Ellis R's scientific contributions

Publications (8)

Article
Measuring stream pollutant loads across the Great Barrier Reef (GBR) catchment area (GBRCA) is challenging due to the spatial extent, climate variability, changing land use and evolving land management practices, and cost. Thus, models are used to estimate baseline pollutant loads. The eWater Source modelling framework is coupled with agricultural...
Article
The eWater Source modelling framework has been modified to support the Great Barrier Reef (GBR) Dynamic SedNet catchment modelling concept, which is used to simulate fine sediment and particulate nutrient generation, loss, and transport processes across GBR catchments. Catchment scale monitored data sets are used to calibrate and evaluate models. M...
Conference Paper
Full-text available
Agriculture in the catchment areas adjacent to the World Heritage listed Great Barrier Reef (GBR) Marine Park generates pollutants that are a concern for the health of the Reef. Under the Paddock to Reef Integrated Monitoring, Modelling and Reporting program (P2R) of the Reef Plan, the impacts of improved agricultural management practices on water...

Citations

... 3 of 21 provided below; for a detailed overview the reader is referred to McCloskey et al. (2021) and references therein. Mean annual rainfall across all catchments ranges from 500 to 4,500 mm with a general increase in mean annual rainfall from south to north (McCloskey et al., 2021). ...
... One possible formulation is the (S-C)/(N-C) ratio. This formulation, termed as the percentage 272 change in anthropogenic baseline, is used for setting water quality targets and reporting 273 progress for the Great Barrier Reef catchments in Australia (Waters et al., 2013Cases A and F illustrate the first assumption; using this formulation produces identical 285 outputs (-50%) in the two cases. In Case A, there are 30 and 50 suitable flood events with 286 current and natural conditions, respectively. ...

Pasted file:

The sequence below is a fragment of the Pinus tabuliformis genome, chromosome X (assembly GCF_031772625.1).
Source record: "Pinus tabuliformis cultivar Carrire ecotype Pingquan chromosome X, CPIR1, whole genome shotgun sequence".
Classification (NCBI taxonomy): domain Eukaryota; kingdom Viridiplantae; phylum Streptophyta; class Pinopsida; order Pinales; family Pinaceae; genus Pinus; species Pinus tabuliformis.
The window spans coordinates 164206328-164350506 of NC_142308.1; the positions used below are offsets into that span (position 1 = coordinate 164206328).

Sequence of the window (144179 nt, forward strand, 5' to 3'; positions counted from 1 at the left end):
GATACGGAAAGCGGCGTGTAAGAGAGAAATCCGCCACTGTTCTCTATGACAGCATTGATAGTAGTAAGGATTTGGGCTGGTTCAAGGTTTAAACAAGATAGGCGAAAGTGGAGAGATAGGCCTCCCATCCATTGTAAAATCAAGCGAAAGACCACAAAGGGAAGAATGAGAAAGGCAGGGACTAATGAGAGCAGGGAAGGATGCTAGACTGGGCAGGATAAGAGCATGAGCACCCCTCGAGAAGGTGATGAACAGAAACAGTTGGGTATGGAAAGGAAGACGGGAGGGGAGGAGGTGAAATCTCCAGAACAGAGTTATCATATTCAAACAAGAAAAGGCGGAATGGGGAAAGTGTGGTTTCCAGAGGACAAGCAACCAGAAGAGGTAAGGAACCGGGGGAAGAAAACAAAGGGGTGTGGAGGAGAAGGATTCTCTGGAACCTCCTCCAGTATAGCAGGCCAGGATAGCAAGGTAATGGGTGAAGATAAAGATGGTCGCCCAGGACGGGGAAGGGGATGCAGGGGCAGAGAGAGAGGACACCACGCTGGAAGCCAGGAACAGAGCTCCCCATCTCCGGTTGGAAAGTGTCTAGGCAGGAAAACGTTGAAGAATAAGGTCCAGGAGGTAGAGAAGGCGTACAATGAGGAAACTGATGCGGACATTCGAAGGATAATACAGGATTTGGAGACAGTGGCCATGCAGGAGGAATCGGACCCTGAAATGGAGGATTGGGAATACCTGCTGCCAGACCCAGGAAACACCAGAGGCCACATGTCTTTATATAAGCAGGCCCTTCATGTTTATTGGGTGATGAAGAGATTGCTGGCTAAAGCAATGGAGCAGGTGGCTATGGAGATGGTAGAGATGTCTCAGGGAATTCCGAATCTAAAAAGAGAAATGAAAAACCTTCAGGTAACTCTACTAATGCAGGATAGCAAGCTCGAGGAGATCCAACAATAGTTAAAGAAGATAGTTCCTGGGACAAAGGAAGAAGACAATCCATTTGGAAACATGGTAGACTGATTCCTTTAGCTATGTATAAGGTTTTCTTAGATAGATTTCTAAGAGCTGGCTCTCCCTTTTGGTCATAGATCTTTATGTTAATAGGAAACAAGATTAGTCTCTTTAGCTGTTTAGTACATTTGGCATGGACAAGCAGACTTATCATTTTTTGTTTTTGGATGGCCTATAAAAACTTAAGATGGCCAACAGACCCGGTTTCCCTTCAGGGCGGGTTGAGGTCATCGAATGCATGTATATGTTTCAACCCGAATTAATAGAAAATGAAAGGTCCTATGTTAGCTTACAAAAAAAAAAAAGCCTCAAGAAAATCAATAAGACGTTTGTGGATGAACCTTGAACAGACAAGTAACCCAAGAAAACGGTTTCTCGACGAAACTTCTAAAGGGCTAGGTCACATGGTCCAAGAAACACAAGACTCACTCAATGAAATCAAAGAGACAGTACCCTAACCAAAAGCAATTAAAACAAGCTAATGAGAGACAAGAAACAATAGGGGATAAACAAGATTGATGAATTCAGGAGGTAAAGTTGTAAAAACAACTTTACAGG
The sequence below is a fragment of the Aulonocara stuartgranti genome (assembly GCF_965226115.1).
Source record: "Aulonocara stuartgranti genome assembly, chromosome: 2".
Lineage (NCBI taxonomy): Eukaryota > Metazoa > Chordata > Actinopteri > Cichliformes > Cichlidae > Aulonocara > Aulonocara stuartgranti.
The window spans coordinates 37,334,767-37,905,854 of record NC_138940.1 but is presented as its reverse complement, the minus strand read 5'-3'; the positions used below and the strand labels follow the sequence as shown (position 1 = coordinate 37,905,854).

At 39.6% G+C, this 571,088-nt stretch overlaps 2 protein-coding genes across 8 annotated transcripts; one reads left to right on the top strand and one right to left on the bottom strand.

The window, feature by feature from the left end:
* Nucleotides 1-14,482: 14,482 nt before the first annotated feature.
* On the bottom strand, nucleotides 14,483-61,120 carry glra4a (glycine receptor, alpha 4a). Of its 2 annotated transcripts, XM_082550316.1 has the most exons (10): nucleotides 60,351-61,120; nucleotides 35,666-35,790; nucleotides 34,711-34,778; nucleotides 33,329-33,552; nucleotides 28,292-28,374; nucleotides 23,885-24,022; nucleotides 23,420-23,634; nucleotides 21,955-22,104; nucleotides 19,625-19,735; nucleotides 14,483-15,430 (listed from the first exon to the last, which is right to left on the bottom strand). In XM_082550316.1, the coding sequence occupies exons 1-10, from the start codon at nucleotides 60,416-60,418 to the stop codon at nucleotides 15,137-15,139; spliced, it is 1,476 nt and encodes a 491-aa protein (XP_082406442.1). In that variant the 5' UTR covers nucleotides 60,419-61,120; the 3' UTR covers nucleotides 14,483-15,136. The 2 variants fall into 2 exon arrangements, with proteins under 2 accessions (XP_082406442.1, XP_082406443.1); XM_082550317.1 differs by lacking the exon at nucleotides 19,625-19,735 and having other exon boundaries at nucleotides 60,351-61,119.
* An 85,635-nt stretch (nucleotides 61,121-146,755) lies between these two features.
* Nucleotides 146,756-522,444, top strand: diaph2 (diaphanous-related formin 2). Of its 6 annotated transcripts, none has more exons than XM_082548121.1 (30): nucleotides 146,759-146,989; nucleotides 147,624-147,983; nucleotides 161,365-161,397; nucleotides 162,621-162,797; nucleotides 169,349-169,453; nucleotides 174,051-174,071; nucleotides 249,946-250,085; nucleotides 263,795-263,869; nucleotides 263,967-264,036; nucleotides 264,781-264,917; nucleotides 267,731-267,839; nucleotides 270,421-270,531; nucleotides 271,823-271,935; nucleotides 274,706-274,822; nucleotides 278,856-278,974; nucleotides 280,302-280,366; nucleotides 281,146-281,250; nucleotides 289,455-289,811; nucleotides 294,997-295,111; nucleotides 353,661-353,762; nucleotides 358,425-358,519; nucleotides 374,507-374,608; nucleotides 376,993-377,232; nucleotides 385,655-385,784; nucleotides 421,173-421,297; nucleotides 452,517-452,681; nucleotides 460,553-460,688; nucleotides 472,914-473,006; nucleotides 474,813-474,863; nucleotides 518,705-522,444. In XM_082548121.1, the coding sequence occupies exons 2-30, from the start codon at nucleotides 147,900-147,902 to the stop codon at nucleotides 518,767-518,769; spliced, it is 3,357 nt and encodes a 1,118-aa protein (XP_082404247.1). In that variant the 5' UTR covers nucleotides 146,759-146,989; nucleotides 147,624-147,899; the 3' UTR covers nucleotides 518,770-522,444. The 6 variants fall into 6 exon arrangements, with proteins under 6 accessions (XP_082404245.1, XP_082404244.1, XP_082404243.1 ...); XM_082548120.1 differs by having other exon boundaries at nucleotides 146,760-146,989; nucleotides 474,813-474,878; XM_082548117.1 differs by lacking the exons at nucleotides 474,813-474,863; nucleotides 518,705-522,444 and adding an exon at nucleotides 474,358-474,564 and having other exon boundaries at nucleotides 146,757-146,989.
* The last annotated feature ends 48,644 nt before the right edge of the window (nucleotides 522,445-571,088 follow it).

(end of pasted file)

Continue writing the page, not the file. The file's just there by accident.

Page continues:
... Department of Resources paddock modelling team). The paddock scale modelling is provided to the catchment modelling team by Department of Resources paddock modellers (Shaw et al., 2013) and is not described in further detail here. The management practice baseline information is provided to the modelling teams by the Management Practice Adoption team in the Queensland Department of Agriculture and Fisheries (McCosker and Northey, 2015). ...
... An order-of-magnitude approach was taken to estimate increases in future gully erosion using median (typical) gully dimensions and head retreat rates, regional soil survey data on bulk density and subsoil silt/clay fraction for soil classes, and the number of stream segments (1:25k scale) that had a portion of their length above the slopearea threshold for channel incision but that were not already likely channelled. This 'unit gully' approach for typical gully dimensions and rates is often used in regional modelling (McCloskey, Waters, Ellis, & Carroll, 2014). Field access to the station was limited or restricted. ...
... A 60% reduction in total PRN loads from the Burdekin Basin can be achieved by reducing both PN and DIN loads in various combinations . The total PRN load from the manageable area (cropping and grazing lands) includes a long-term (over 25 years) average modelled load of PN (from grazing lands) of 2791 tonnes and a load of DIN from the entire lower Burdekin sugarcane growing region of 1098 tonnes for a total PRN of 3889 tonnes (Dougall et al., 2014). A 60% reduction in this PRN load is required to meet 0.63 mg L ?1 offshore target which is thus a 2333 tonnes reduction target. ...
... When the N fertilizer is applied in excess to crop demand, it reaches the GBR lagoon via submarine groundwater discharge (Stieglitz, 2005) and runoff (De'ath et al., 2012). The nutrient load has increased with an alarming trend over the last 150 years with a 2-6 time increase in total N (Kroon et al., 2012;Waters et al., 2014) and a 2-3 time increase in DIN (Kroon et al., 2012;Mitchell et al., 2009;Waters et al., 2014). ...
... The selected efficiency criteria include the Nash-Sutcliffe efficiency (NSE) [65] in standard squared form (E2), logarithmic form (logE2), the relative volume error (pBias) and the Kling-Gupta efficiency (KGE) measure [75]. The NSE criteria used to evaluate each model performance were split into: very good/excellent E > 075; good 0.65 < E ≤ 0.75; satisfactory 0.5 < E ≤ 0.65; unsatisfactory/poor E ≤ 0.5, according to [76]. Visualizations, calculations of the water balance, as well as the relative similarity of each catchment (geology, soil, land use and climate) was used to assess the selected set of model parameters. ...